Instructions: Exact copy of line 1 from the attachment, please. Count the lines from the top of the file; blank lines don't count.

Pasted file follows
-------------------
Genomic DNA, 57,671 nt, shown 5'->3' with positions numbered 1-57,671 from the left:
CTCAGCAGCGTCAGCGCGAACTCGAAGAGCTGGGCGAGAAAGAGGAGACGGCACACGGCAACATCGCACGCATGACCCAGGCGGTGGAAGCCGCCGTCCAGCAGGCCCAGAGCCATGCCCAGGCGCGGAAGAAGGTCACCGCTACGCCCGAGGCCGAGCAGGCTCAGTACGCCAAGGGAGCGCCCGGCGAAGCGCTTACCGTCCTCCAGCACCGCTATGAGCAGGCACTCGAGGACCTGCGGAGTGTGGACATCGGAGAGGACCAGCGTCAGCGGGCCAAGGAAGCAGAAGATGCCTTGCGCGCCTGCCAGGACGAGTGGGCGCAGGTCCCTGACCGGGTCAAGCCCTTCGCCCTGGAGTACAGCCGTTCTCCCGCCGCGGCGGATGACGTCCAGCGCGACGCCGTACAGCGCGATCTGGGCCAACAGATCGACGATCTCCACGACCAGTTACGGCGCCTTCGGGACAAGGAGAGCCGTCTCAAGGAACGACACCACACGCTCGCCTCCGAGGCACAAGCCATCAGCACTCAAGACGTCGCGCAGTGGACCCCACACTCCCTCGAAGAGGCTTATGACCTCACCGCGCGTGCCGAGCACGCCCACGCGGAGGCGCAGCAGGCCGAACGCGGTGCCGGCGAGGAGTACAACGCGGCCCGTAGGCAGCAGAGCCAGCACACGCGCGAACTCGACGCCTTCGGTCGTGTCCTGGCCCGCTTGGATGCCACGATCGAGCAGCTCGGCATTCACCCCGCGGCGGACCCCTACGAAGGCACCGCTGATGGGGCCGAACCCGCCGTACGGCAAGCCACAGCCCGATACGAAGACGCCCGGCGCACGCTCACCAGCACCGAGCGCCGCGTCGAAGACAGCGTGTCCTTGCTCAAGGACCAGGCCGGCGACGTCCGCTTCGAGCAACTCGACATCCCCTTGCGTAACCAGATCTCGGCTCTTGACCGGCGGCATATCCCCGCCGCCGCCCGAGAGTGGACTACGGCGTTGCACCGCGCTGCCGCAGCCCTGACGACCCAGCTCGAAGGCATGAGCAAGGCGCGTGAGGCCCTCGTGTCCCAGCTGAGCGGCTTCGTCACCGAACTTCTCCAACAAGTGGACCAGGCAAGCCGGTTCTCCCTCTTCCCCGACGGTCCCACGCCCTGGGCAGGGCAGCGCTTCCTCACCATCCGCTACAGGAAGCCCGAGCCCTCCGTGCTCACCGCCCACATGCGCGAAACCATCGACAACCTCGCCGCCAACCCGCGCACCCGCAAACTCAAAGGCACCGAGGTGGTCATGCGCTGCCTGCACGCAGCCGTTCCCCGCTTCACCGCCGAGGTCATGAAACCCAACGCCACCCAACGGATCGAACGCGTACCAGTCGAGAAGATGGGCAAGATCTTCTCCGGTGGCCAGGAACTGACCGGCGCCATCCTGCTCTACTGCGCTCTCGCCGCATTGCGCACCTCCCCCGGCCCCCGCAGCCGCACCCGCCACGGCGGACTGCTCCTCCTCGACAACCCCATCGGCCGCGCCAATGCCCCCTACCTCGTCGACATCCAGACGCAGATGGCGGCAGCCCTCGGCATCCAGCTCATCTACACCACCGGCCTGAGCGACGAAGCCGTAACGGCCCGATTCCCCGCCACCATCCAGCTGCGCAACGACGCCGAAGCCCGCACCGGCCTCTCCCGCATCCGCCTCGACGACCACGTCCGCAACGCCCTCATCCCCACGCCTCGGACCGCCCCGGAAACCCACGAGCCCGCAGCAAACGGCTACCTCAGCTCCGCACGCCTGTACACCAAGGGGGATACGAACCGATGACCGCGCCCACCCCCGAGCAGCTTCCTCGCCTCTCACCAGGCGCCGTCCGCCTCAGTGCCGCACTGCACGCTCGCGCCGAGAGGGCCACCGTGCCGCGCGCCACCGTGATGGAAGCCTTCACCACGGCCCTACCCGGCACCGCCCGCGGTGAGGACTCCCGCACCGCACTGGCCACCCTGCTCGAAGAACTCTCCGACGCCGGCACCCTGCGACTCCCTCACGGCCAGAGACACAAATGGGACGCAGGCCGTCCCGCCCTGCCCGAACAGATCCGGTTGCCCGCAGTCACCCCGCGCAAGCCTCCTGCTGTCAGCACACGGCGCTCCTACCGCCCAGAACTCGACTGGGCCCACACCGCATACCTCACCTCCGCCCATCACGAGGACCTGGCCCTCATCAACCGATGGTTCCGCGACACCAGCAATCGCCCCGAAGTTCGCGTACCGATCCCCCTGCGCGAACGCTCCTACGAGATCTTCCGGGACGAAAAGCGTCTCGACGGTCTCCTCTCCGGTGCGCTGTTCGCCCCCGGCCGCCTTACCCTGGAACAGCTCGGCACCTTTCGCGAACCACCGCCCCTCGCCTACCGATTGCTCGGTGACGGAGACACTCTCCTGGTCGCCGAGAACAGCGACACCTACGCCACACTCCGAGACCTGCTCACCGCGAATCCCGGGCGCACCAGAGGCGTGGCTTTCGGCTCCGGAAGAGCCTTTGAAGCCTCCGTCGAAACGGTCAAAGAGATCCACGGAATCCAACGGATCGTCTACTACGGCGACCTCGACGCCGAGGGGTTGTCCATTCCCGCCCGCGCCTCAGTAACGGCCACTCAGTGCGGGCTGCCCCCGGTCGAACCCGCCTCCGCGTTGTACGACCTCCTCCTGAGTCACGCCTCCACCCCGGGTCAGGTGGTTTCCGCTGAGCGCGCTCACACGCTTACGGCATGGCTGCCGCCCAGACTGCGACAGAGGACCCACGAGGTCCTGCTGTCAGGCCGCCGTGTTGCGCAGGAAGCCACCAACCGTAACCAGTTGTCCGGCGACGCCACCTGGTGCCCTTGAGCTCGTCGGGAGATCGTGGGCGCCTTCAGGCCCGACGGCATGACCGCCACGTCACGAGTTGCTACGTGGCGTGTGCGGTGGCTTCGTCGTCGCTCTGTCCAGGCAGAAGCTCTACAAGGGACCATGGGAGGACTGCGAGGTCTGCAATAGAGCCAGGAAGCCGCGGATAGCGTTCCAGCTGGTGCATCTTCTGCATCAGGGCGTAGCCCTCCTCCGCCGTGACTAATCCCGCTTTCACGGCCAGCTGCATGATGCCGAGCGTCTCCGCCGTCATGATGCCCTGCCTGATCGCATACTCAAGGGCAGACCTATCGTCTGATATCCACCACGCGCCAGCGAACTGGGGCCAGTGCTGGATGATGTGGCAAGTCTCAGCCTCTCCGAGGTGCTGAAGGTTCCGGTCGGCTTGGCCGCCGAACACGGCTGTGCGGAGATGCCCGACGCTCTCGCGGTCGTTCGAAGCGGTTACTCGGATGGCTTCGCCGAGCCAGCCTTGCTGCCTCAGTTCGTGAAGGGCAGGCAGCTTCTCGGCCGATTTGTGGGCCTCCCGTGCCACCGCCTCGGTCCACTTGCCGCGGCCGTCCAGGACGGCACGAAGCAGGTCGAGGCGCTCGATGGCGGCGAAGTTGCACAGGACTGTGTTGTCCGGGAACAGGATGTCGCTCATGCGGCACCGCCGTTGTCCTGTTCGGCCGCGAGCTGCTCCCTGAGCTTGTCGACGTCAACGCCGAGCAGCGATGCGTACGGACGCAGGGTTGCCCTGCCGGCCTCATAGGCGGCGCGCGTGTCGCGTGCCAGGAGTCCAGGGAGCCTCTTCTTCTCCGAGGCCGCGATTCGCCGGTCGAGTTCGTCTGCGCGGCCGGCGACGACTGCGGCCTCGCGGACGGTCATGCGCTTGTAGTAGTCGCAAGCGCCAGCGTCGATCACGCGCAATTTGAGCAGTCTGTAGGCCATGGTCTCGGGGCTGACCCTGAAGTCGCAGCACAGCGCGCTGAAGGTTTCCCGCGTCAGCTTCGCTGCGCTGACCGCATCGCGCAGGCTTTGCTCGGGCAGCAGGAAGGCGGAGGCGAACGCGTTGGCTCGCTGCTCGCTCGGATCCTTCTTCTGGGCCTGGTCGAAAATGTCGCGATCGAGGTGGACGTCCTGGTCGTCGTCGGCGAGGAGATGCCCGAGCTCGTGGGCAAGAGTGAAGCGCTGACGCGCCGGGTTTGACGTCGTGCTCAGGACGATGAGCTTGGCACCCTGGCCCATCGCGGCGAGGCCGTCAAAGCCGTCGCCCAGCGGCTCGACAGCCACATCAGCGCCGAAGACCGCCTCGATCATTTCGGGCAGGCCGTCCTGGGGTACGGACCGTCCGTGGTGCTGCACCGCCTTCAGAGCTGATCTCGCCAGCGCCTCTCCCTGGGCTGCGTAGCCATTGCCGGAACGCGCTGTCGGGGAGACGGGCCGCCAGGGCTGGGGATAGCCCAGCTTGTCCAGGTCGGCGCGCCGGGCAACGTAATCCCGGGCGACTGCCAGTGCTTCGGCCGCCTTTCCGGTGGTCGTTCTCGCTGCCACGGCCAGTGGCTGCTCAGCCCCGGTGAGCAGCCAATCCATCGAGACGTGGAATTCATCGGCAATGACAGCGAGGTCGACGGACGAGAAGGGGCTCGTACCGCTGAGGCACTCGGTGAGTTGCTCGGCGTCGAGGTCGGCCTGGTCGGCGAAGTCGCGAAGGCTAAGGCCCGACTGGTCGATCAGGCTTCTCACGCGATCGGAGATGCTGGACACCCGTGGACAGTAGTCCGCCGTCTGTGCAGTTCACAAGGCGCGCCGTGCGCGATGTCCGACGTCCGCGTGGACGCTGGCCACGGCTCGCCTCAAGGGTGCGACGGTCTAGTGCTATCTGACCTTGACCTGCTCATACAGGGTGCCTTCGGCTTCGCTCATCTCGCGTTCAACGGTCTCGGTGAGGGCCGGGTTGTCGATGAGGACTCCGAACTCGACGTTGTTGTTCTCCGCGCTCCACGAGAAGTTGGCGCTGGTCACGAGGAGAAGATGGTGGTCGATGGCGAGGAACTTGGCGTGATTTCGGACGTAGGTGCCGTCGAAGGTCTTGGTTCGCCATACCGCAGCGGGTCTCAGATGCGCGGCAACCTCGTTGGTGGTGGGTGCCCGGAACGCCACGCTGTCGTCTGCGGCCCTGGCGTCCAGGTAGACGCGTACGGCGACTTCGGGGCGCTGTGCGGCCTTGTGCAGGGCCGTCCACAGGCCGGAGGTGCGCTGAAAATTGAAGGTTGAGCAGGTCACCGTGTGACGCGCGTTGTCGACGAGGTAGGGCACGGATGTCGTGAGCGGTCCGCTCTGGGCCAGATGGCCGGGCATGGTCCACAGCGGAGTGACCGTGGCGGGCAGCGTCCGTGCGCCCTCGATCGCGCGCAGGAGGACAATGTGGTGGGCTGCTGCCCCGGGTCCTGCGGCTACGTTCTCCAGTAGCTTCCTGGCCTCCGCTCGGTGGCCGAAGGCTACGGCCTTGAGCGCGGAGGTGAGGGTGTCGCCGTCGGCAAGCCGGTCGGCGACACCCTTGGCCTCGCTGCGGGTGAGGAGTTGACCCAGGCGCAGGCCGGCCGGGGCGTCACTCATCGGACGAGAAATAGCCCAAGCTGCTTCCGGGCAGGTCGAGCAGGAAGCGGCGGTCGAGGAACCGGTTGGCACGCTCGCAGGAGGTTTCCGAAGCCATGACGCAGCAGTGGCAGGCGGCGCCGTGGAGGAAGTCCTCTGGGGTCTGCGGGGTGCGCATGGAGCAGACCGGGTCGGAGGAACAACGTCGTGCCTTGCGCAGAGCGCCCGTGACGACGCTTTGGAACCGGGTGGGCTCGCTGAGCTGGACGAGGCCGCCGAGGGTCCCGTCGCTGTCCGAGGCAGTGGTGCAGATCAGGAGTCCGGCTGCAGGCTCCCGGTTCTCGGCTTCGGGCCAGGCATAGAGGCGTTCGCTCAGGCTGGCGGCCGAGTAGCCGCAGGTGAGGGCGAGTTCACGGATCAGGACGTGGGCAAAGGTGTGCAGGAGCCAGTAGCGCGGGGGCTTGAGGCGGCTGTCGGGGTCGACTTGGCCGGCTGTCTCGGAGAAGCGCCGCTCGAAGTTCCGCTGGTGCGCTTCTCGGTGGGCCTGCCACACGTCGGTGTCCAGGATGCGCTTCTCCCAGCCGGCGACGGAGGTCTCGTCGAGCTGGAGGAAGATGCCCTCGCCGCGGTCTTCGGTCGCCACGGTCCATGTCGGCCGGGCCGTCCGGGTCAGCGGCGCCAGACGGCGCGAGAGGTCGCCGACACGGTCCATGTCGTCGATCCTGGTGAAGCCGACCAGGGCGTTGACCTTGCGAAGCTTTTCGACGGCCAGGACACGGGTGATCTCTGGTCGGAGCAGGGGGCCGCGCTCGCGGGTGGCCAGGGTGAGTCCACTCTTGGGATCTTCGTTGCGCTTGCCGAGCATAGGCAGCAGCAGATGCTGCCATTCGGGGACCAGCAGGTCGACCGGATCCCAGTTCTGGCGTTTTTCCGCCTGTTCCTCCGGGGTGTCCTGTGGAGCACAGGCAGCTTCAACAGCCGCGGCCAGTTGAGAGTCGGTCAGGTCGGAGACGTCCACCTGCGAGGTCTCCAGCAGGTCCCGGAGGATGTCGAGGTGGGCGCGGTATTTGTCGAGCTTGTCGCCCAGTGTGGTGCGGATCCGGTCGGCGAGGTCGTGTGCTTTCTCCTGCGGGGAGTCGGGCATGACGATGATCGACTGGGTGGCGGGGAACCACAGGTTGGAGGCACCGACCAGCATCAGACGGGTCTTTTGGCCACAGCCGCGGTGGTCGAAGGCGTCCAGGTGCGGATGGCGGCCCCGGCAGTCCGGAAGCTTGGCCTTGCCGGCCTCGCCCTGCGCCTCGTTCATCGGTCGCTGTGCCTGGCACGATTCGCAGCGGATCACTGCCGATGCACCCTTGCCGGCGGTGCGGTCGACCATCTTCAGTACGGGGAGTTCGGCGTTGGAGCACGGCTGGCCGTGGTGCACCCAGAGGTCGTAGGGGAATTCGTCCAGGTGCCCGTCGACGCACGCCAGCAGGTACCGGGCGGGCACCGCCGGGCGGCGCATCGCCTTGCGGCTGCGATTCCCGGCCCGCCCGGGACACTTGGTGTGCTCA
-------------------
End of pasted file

Genomic DNA, 57,671 nt, shown 5'->3' with positions numbered 1-57,671 from the left: